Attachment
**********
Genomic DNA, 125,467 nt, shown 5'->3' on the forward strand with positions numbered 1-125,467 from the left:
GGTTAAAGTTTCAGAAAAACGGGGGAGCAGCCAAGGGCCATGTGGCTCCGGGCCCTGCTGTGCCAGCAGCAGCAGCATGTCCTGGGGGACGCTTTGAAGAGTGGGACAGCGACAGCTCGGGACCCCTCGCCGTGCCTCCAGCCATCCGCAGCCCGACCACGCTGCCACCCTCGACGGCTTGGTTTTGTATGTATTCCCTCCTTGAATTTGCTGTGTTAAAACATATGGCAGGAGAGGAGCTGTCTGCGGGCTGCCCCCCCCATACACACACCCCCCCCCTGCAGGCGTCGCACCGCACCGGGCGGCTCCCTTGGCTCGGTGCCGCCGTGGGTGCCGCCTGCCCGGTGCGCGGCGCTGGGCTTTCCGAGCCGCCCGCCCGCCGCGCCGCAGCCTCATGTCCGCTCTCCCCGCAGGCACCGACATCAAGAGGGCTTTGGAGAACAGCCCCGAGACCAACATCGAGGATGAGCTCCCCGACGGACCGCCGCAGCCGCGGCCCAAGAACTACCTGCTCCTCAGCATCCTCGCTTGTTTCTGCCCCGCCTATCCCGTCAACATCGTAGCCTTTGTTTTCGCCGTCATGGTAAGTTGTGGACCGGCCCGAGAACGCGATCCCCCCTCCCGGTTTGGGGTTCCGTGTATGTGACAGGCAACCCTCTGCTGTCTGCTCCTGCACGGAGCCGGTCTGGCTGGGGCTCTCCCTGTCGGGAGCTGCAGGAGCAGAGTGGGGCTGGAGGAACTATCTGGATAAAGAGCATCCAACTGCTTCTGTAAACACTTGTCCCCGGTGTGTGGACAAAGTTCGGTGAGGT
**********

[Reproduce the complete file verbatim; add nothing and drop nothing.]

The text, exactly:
Genomic DNA, 125,467 nt, shown 5'->3' on the forward strand with positions numbered 1-125,467 from the left:
GGTTAAAGTTTCAGAAAAACGGGGGAGCAGCCAAGGGCCATGTGGCTCCGGGCCCTGCTGTGCCAGCAGCAGCAGCATGTCCTGGGGGACGCTTTGAAGAGTGGGACAGCGACAGCTCGGGACCCCTCGCCGTGCCTCCAGCCATCCGCAGCCCGACCACGCTGCCACCCTCGACGGCTTGGTTTTGTATGTATTCCCTCCTTGAATTTGCTGTGTTAAAACATATGGCAGGAGAGGAGCTGTCTGCGGGCTGCCCCCCCCATACACACACCCCCCCCCTGCAGGCGTCGCACCGCACCGGGCGGCTCCCTTGGCTCGGTGCCGCCGTGGGTGCCGCCTGCCCGGTGCGCGGCGCTGGGCTTTCCGAGCCGCCCGCCCGCCGCGCCGCAGCCTCATGTCCGCTCTCCCCGCAGGCACCGACATCAAGAGGGCTTTGGAGAACAGCCCCGAGACCAACATCGAGGATGAGCTCCCCGACGGACCGCCGCAGCCGCGGCCCAAGAACTACCTGCTCCTCAGCATCCTCGCTTGTTTCTGCCCCGCCTATCCCGTCAACATCGTAGCCTTTGTTTTCGCCGTCATGGTAAGTTGTGGACCGGCCCGAGAACGCGATCCCCCCTCCCGGTTTGGGGTTCCGTGTATGTGACAGGCAACCCTCTGCTGTCTGCTCCTGCACGGAGCCGGTCTGGCTGGGGCTCTCCCTGTCGGGAGCTGCAGGAGCAGAGTGGGGCTGGAGGAACTATCTGGATAAAGAGCATCCAACTGCTTCTGTAAACACTTGTCCCCGGTGTGTGGACAAAGTTCGGTGAGGT